Thursday

American Unity.


Watching the dialogue between politicians is one thing, I expect them to do or say whatever serves their political end game. They have only one goal and lack any true principles or deep rooted moral code. What disturbs me is the discourse between ordinary citizens. It seems that we have become as corrupted by the dogma as the politicians who spew it.

We have grown divided as a nation and separated into neat and concise voting blocks. We have Republicans, Democrats, liberals, conservatives, rich, poor, black, white, Hispanic, gay and straight. There are more to be sure but the idea is that we are all Americans not voting blocks. We give away our power when we become individuals or small groups. We turn our power over to those who claim to represent us.

We need to find ourselves and discover our common history as a country. We need to accept other cultures freely and ask only that they assimilate into our culture. For some reason assimilation has become synonymous with being a homogeneous society. That is not the case at all. When we assimilate we become part of the whole, we take pride in that community in which we belong. We are still quite distinctly ourselves but just as completely part of something larger.

We need to know our neighbors and they should be our friends. We should watch out for one another and lend a hand when it is needed and wanted. As a long time Police Officer I have seen neighbors become enemies over something as insignificant as “his dog crapped in my yard”. I have seen neighbors stand-by as the house next door was burglarized and not even bother to call the police.

True story, I live in the community that employees me as an officer. For 12 plus years I have kept a marked patrol car in my yard. A few months back we had a string of burglaries throughout the city. One of my neighbors’ houses borders my back yard. That house was burglarized. The officer working the burglary conducted a canvas of the area to see if there were any witnesses. The neighbor directly south of my house watched the burglars drag a bed sheet loaded with stolen property across my back yard, through my side yard to a waiting getaway van. I was home at the time and they knew I was a local police officer. They did nothing. In fact had the officer not canvassed the area we would have never had known that they witnessed the burglary.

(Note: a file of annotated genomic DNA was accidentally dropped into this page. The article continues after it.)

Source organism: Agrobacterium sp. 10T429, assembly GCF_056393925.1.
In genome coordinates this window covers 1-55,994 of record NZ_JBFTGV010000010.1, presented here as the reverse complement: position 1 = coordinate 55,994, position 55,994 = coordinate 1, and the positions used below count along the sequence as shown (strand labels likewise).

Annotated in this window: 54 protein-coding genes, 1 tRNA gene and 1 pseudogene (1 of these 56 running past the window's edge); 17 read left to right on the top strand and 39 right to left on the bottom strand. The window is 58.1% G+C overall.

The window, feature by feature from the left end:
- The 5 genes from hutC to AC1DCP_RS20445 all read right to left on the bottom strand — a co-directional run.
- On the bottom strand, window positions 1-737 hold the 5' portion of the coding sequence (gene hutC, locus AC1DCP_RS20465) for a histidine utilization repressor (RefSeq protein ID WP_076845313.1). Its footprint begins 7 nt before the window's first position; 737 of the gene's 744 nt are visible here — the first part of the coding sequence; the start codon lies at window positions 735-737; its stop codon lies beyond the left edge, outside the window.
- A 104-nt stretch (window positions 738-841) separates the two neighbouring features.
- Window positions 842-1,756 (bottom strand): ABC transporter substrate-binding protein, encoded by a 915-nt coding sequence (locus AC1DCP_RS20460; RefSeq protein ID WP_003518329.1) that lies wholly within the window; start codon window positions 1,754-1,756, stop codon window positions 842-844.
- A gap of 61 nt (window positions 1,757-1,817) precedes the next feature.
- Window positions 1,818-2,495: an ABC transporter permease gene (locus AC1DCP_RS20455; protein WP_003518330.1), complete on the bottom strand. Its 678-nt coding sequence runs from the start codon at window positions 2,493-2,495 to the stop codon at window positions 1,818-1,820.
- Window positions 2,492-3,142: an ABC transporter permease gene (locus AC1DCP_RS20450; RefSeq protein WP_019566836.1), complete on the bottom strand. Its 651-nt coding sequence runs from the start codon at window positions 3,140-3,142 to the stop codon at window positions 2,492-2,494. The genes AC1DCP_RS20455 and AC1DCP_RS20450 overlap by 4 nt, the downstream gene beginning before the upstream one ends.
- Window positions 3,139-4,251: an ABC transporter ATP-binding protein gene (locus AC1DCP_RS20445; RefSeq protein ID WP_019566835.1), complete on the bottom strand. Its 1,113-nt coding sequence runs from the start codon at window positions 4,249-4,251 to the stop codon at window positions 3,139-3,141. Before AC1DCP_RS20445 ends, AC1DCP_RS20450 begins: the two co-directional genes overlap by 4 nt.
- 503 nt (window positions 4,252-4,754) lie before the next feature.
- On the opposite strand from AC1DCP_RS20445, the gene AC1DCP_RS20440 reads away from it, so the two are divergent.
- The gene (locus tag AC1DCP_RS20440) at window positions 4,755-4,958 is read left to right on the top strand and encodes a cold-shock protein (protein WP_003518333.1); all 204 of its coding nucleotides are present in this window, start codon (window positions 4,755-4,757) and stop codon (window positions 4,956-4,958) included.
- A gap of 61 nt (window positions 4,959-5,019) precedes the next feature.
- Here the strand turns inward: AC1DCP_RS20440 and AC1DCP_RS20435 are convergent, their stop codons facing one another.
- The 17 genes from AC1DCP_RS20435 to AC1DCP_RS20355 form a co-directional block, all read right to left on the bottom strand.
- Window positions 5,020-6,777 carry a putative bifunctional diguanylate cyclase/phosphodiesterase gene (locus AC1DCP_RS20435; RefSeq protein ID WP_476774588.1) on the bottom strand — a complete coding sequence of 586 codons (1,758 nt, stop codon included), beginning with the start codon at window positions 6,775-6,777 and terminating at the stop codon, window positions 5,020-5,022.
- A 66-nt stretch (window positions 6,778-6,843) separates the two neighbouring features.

I relay that anecdote to point out how indifferent we have become to even those who live right next door to us. Healing this nation and rebuilding her once great stature does not start in Washington D.C. It starts in our homes, our neighborhoods and our cities. Until we can come together as a community we will never come together as a nation. We need to understand that each individual’s uniqueness is what makes us so strong as a whole.

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